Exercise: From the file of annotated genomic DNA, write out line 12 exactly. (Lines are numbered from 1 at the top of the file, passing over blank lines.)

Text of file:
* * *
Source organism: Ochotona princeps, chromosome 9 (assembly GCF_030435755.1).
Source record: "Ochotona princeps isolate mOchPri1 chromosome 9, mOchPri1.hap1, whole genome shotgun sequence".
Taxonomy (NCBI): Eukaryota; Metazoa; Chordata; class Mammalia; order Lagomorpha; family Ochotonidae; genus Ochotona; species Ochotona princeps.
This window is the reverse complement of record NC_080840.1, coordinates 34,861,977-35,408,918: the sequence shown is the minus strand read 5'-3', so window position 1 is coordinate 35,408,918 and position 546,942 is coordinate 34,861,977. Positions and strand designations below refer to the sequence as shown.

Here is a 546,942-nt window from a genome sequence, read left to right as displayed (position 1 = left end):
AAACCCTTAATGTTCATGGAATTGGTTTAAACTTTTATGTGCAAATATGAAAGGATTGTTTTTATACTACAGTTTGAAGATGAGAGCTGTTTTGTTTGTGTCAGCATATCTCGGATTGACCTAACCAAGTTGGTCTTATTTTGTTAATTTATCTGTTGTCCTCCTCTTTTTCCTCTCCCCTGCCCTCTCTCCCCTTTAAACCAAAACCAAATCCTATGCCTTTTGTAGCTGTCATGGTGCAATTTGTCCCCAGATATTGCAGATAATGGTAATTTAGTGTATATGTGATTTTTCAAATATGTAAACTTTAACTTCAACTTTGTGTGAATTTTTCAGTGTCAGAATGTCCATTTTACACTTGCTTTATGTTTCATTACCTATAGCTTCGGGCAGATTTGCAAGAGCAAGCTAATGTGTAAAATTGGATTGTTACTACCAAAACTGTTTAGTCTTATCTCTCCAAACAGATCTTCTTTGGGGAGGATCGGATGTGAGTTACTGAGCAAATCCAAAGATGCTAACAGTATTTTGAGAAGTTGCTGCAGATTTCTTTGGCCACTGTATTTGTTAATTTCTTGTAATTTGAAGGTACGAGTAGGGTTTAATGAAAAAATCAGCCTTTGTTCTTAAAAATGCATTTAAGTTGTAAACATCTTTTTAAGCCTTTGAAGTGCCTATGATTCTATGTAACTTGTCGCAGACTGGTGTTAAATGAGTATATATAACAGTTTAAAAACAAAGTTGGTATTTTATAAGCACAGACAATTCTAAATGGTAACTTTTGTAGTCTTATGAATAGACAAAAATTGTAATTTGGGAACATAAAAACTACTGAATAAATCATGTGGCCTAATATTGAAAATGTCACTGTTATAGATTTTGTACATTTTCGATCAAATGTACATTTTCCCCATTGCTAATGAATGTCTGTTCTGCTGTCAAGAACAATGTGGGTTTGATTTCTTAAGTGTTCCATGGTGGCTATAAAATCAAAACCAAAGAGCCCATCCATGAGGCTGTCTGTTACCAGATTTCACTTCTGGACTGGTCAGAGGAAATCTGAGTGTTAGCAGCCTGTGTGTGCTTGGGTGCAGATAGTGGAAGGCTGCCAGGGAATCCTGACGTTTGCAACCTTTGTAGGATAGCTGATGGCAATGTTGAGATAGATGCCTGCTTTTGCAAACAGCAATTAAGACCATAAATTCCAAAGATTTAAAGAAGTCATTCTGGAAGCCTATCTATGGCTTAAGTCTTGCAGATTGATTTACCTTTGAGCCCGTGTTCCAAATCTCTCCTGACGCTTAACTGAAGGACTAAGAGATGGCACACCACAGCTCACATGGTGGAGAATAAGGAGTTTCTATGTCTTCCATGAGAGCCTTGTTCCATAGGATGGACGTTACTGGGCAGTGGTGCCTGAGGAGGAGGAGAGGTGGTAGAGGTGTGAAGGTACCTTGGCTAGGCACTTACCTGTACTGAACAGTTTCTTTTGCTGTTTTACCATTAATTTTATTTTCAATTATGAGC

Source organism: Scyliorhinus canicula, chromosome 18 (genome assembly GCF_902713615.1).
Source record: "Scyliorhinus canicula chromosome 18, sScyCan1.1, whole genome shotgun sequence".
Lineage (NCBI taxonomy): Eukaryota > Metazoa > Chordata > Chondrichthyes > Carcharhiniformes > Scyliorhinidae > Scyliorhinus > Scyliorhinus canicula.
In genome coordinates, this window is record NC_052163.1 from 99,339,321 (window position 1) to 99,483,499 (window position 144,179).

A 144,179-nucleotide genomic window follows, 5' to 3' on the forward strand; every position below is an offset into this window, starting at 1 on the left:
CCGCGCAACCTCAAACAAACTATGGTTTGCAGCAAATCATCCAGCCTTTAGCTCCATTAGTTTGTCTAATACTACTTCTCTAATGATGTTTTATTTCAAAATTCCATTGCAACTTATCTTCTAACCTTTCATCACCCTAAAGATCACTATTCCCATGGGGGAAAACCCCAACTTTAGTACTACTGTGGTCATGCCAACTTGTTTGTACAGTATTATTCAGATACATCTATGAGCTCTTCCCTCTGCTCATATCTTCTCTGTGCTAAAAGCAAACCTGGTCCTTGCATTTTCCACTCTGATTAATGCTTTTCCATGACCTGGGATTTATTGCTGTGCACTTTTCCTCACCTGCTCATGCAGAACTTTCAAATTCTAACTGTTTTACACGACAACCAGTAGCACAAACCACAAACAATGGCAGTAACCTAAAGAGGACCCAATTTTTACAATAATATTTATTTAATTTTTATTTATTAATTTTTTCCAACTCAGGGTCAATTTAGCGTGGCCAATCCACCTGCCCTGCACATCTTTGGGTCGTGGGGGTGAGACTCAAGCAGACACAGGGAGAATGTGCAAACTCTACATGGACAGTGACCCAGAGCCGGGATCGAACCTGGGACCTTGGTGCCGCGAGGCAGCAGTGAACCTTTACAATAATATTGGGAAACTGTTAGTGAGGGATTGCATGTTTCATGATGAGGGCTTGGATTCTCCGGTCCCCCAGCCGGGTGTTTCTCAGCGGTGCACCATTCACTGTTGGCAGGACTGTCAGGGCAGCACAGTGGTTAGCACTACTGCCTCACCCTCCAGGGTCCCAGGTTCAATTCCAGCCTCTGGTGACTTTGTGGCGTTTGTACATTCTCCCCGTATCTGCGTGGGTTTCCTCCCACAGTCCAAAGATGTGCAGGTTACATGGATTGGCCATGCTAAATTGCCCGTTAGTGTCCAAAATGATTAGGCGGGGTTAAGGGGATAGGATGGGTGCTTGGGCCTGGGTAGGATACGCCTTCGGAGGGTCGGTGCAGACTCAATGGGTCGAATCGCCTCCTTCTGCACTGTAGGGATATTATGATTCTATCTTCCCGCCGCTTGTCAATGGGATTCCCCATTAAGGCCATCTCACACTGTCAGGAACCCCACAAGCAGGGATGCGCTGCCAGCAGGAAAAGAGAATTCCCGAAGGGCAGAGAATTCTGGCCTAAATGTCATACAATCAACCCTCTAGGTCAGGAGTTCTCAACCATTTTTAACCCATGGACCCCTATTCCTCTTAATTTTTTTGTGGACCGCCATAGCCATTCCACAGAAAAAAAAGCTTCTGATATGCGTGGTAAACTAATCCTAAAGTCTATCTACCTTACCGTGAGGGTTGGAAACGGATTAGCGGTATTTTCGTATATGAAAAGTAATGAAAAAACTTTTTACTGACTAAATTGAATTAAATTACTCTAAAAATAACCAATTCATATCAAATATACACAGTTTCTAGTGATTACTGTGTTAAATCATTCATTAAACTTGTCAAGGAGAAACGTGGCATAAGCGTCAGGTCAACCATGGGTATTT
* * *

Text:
CCGCGCAACCTCAAACAAACTATGGTTTGCAGCAAATCATCCAGCCTTTAGCTCCATTAGTTTGTCTAATACTACTTCTCTAATGATGTTTTATTTCAAAATTCCATTGCAACTTATCTTCTAACCTTTCATCACCCTAAAGATCACTATTCCCATGGGGGAAAACCCCAACTTTAGTACTACTGTGGTCATGCCAACTTGTTTGTACAGTATTATTCAGATACATCTATGAGCTCTTCCCTCTGCTCATATCTTCTCTGTGCTAAAAGCAAACCTGGTCCTTGCATTTTCCACTCTGATTAATGCTTTTCCATGACCTGGGATTTATTGCTGTGCACTTTTCCTCACCTGCTCATGCAGAACTTTCAAATTCTAACTGTTTTACACGACAACCAGTAGCACAAACCACAAACAATGGCAGTAACCTAAAGAGGACCCAATTTTTACAATAATATTTATTTAATTTTTATTTATTAATTTTTTCCAACTCAGGGTCAATTTAGCGTGGCCAATCCACCTGCCCTGCACATCTTTGGGTCGTGGGGGTGAGACTCAAGCAGACACAGGGAGAATGTGCAAACTCTACATGGACAGTGACCCAGAGCCGGGATCGAACCTGGGACCTTGGTGCCGCGAGGCAGCAGTGAACCTTTACAATAATATTGGGAAACTGTTAGTGAGGGATTGCATGTTTCATGATGAGGGCTTGGATTCTCCGGTCCCCCAGCCGGGTGTTTCTCAGCGGTGCACCATTCACTGTTGGCAGGACTGTCAGGGCAGCACAGTGGTTAGCACTACTGCCTCACCCTCCAGGGTCCCAGGTTCAATTCCAGCCTCTGGTGACTTTGTGGCGTTTGTACATTCTCCCCGTATCTGCGTGGGTTTCCTCCCACAGTCCAAAGATGTGCAGGTTACATGGATTGGCCATGCTAAATTGCCCGTTAGTGTCCAAAATGATTAGGCGGGGTTAAGGGGATAGGATGGGTGCTTGGGCCTGGGTAGGATACGCCTTCGGAGGGTCGGTGCAGACTCAATGGGTCGAATCGCCTCCTTCTGCACTGTAGGGATATTATGATTCTATCTTCCCGCCGCTTGTCAATGGGATTCCCCATTAAGGCCATCTCACACTGTCAGGAACCCCACAAGCAGGGATGCGCTGCCAGCAGGAAAAGAGAATTCCCGAAGGGCAGAGAATTCTGGCCTAAATGTCATACAATCAACCCTCTAGGTCAGGAGTTCTCAACCATTTTTAACCCATGGACCCCTATTCCTCTTAATTTTTTTGTGGACCGCCATAGCCATTCCACAGAAAAAAAAGCTTCTGATATGCGTGGTAAACTAATCCTAAAGTCTATCTACCTTACCGTGAGGGTTGGAAACGGATTAGCGGTATTTTCGTATATGAAAAGTAATGAAAAAACTTTTTACTGACTAAATTGAATTAAATTACTCTAAAAATAACCAATTCATATCAAATATACACAGTTTCTAGTGATTACTGTGTTAAATCATTCATTAAACTTGTCAAGGAGAAACGTGGCATAAGCGTCAGGTCAACCATGGGTATTT